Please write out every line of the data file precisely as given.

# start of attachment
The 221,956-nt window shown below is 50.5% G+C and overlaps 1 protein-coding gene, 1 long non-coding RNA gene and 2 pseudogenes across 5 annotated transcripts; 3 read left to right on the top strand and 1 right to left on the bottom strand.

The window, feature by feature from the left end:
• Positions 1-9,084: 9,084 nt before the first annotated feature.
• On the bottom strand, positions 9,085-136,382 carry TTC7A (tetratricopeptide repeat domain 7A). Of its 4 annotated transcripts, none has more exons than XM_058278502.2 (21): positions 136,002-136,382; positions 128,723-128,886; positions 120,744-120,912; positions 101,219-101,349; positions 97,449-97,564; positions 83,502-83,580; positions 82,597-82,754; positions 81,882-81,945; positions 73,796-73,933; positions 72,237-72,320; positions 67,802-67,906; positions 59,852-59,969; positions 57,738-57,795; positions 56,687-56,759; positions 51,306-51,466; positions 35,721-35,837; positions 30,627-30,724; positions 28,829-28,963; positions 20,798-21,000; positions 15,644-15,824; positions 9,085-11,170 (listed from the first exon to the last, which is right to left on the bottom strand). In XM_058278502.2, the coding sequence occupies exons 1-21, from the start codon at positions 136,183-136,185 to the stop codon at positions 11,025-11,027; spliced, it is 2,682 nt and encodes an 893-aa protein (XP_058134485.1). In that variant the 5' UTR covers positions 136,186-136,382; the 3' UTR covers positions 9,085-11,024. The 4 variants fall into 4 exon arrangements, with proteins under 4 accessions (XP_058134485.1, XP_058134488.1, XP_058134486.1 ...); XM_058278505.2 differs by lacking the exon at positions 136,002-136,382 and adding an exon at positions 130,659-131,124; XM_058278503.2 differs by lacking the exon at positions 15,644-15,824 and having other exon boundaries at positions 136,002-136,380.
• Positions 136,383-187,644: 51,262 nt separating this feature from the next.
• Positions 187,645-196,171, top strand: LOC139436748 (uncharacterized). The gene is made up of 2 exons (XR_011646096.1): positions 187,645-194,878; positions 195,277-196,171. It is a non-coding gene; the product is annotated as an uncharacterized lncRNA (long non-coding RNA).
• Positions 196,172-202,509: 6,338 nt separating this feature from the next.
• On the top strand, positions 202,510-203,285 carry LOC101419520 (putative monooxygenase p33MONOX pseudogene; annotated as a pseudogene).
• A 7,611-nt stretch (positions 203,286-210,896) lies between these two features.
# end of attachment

The 221,956-nt window shown below is 50.5% G+C and overlaps 1 protein-coding gene, 1 long non-coding RNA gene and 2 pseudogenes across 5 annotated transcripts; 3 read left to right on the top strand and 1 right to left on the bottom strand.

The window, feature by feature from the left end:
• Positions 1-9,084: 9,084 nt before the first annotated feature.
• On the bottom strand, positions 9,085-136,382 carry TTC7A (tetratricopeptide repeat domain 7A). Of its 4 annotated transcripts, none has more exons than XM_058278502.2 (21): positions 136,002-136,382; positions 128,723-128,886; positions 120,744-120,912; positions 101,219-101,349; positions 97,449-97,564; positions 83,502-83,580; positions 82,597-82,754; positions 81,882-81,945; positions 73,796-73,933; positions 72,237-72,320; positions 67,802-67,906; positions 59,852-59,969; positions 57,738-57,795; positions 56,687-56,759; positions 51,306-51,466; positions 35,721-35,837; positions 30,627-30,724; positions 28,829-28,963; positions 20,798-21,000; positions 15,644-15,824; positions 9,085-11,170 (listed from the first exon to the last, which is right to left on the bottom strand). In XM_058278502.2, the coding sequence occupies exons 1-21, from the start codon at positions 136,183-136,185 to the stop codon at positions 11,025-11,027; spliced, it is 2,682 nt and encodes an 893-aa protein (XP_058134485.1). In that variant the 5' UTR covers positions 136,186-136,382; the 3' UTR covers positions 9,085-11,024. The 4 variants fall into 4 exon arrangements, with proteins under 4 accessions (XP_058134485.1, XP_058134488.1, XP_058134486.1 ...); XM_058278505.2 differs by lacking the exon at positions 136,002-136,382 and adding an exon at positions 130,659-131,124; XM_058278503.2 differs by lacking the exon at positions 15,644-15,824 and having other exon boundaries at positions 136,002-136,380.
• Positions 136,383-187,644: 51,262 nt separating this feature from the next.
• Positions 187,645-196,171, top strand: LOC139436748 (uncharacterized). The gene is made up of 2 exons (XR_011646096.1): positions 187,645-194,878; positions 195,277-196,171. It is a non-coding gene; the product is annotated as an uncharacterized lncRNA (long non-coding RNA).
• Positions 196,172-202,509: 6,338 nt separating this feature from the next.
• On the top strand, positions 202,510-203,285 carry LOC101419520 (putative monooxygenase p33MONOX pseudogene; annotated as a pseudogene).
• A 7,611-nt stretch (positions 203,286-210,896) lies between these two features.